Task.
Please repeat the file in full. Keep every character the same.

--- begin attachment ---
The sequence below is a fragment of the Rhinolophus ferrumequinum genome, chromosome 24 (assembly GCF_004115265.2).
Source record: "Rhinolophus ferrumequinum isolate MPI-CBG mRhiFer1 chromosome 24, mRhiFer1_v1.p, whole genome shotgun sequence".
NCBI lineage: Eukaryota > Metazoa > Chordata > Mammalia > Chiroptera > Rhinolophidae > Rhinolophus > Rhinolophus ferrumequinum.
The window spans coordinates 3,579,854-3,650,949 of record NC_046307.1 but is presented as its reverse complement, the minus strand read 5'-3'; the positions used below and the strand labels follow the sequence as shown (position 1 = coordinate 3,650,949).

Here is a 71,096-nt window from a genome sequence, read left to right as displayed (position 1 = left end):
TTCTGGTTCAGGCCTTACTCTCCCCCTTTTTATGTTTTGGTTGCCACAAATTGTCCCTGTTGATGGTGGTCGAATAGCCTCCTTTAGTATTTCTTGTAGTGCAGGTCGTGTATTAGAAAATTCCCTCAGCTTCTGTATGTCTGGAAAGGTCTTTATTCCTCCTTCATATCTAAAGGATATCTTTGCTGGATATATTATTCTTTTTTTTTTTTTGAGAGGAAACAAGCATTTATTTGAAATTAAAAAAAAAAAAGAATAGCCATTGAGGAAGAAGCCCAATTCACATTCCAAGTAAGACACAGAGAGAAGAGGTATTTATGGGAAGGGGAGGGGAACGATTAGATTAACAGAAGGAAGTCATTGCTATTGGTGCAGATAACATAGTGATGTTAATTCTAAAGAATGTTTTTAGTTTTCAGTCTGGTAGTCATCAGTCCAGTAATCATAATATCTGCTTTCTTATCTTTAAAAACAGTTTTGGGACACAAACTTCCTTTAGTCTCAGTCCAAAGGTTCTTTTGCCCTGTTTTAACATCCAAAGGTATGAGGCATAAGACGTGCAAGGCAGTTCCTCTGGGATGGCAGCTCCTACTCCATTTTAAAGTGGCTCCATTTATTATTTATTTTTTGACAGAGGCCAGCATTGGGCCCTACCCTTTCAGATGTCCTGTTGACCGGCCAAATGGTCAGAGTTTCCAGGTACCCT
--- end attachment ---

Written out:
The sequence below is a fragment of the Rhinolophus ferrumequinum genome, chromosome 24 (assembly GCF_004115265.2).
Source record: "Rhinolophus ferrumequinum isolate MPI-CBG mRhiFer1 chromosome 24, mRhiFer1_v1.p, whole genome shotgun sequence".
NCBI lineage: Eukaryota > Metazoa > Chordata > Mammalia > Chiroptera > Rhinolophidae > Rhinolophus > Rhinolophus ferrumequinum.
The window spans coordinates 3,579,854-3,650,949 of record NC_046307.1 but is presented as its reverse complement, the minus strand read 5'-3'; the positions used below and the strand labels follow the sequence as shown (position 1 = coordinate 3,650,949).

Here is a 71,096-nt window from a genome sequence, read left to right as displayed (position 1 = left end):
TTCTGGTTCAGGCCTTACTCTCCCCCTTTTTATGTTTTGGTTGCCACAAATTGTCCCTGTTGATGGTGGTCGAATAGCCTCCTTTAGTATTTCTTGTAGTGCAGGTCGTGTATTAGAAAATTCCCTCAGCTTCTGTATGTCTGGAAAGGTCTTTATTCCTCCTTCATATCTAAAGGATATCTTTGCTGGATATATTATTCTTTTTTTTTTTTTGAGAGGAAACAAGCATTTATTTGAAATTAAAAAAAAAAAAGAATAGCCATTGAGGAAGAAGCCCAATTCACATTCCAAGTAAGACACAGAGAGAAGAGGTATTTATGGGAAGGGGAGGGGAACGATTAGATTAACAGAAGGAAGTCATTGCTATTGGTGCAGATAACATAGTGATGTTAATTCTAAAGAATGTTTTTAGTTTTCAGTCTGGTAGTCATCAGTCCAGTAATCATAATATCTGCTTTCTTATCTTTAAAAACAGTTTTGGGACACAAACTTCCTTTAGTCTCAGTCCAAAGGTTCTTTTGCCCTGTTTTAACATCCAAAGGTATGAGGCATAAGACGTGCAAGGCAGTTCCTCTGGGATGGCAGCTCCTACTCCATTTTAAAGTGGCTCCATTTATTATTTATTTTTTGACAGAGGCCAGCATTGGGCCCTACCCTTTCAGATGTCCTGTTGACCGGCCAAATGGTCAGAGTTTCCAGGTACCCT